People who sleep after processing and storing a memory carry out their intentions much better than people who try to execute their plan before getting to sleep. Researchers at Washington University in St. Louis say they’ve shown that sleep enhances our ability to remember to do something in the future, a skill known as prospective memory.
That’s one of the key findings of a study published recently in Psychological Science by researchers Michael Scullin and Mark McDaniel, PhD. They’re focusing on “prospective memory” — things we intend to do — as opposed to “retrospective memory” — things that have happened in the past.
Prospective memory includes such things as remembering to take a medication, buying a Mother’s Day card or bringing home the ice cream for a birthday party. While the vast majority of sleep literature in psychology is devoted to retrospective memory, this study is the first foray into the relationship between sleep and prospective memory, the kind of memory we put to work every day. The findings, researchers say, offer important contributions to the understanding of the role sleep plays in cognition as well as memory.
he researchers tested four different groups each of 24 Washington University students. Two were control groups — one tested in the morning, the other in the evening — to eliminate the notion that the biological clock might play any role in memory function. Another group was prepped for tests in the morning then tested twelve hours later in the evening before getting to sleep. The fourth group learned the test routine in the evening, went home and slept, then were tested 12 hours later in the morning.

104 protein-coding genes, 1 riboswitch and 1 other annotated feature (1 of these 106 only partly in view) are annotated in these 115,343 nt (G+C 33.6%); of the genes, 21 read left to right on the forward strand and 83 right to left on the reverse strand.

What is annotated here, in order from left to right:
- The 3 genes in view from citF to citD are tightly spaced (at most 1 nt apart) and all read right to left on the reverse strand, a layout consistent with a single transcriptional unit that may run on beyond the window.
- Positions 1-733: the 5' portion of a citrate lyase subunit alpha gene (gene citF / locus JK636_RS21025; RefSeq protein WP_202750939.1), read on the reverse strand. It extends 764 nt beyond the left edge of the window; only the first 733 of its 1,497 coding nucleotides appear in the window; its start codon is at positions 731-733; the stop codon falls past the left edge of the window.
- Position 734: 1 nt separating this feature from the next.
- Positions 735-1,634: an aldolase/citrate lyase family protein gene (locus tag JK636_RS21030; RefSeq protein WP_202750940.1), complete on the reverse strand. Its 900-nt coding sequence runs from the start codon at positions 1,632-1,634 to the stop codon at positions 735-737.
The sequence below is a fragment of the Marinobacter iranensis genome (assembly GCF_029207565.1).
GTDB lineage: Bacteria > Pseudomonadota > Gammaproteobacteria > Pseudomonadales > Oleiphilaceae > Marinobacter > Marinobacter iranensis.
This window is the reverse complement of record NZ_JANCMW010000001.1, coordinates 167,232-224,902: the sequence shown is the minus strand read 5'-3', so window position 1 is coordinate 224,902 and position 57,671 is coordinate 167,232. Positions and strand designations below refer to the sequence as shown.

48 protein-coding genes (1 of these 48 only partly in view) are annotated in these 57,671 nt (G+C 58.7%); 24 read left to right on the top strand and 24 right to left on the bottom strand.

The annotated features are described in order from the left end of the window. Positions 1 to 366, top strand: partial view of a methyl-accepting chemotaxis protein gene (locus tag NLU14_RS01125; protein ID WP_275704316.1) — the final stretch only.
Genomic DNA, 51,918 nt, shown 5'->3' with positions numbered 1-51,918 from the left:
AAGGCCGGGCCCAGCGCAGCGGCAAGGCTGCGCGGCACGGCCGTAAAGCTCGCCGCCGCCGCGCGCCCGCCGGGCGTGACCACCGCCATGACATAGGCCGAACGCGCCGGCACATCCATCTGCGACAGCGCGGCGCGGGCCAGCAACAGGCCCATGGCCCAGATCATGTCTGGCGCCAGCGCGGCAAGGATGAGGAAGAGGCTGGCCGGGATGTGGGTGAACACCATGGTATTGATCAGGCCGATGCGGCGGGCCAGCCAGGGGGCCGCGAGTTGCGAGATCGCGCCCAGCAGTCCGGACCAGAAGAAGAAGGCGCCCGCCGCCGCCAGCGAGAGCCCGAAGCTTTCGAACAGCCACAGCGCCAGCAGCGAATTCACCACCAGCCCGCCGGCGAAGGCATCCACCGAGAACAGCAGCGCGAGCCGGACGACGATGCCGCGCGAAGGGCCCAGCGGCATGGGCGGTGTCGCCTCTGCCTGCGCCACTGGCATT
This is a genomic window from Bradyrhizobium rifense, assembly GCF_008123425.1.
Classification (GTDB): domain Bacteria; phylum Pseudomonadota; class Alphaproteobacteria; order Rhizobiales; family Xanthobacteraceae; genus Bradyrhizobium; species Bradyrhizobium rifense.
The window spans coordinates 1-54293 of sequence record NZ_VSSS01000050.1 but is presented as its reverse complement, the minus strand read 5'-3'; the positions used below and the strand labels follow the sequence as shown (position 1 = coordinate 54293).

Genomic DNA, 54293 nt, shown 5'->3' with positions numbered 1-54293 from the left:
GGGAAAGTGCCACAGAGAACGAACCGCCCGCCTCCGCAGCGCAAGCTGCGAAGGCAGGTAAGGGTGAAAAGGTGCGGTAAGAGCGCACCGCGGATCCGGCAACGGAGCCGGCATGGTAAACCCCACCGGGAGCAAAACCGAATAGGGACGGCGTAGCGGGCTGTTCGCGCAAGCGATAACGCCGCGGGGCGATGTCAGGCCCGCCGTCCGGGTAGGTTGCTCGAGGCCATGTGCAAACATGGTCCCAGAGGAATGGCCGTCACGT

Participants were given instructions for three tests in this order and the tests later were given in blocks of 150 items in the same order: a living/non-living test, in which they decided if a word (cat, for instance, or skate) indicated a living or non-living entity; a lexical decision test, in which participants decided if a string of letters was a word or nonsense; and a semantic category test, in which a word was classified by participants into a category, baseball, for instance, in the category of sport.
After learning the last test, participants were told that in the midst of these ongoing tests — given to represent such everyday activities as driving, watching TV, listening to a teacher — the words table or horse would pop up on a screen, and when they saw them, they were to press the “Q” button. This represented the prospective memory intention.
The researchers found that participants who tested in the morning following sleep overwhelmingly performed the prospective memory task better in the semantic category test, or context, than in the other two, and they found no such correlation in the group who tested sleepless.
“Sleep promoted the remembering to do the prospective memory task when that one context was present, but not when some other context was present,” McDaniel says.
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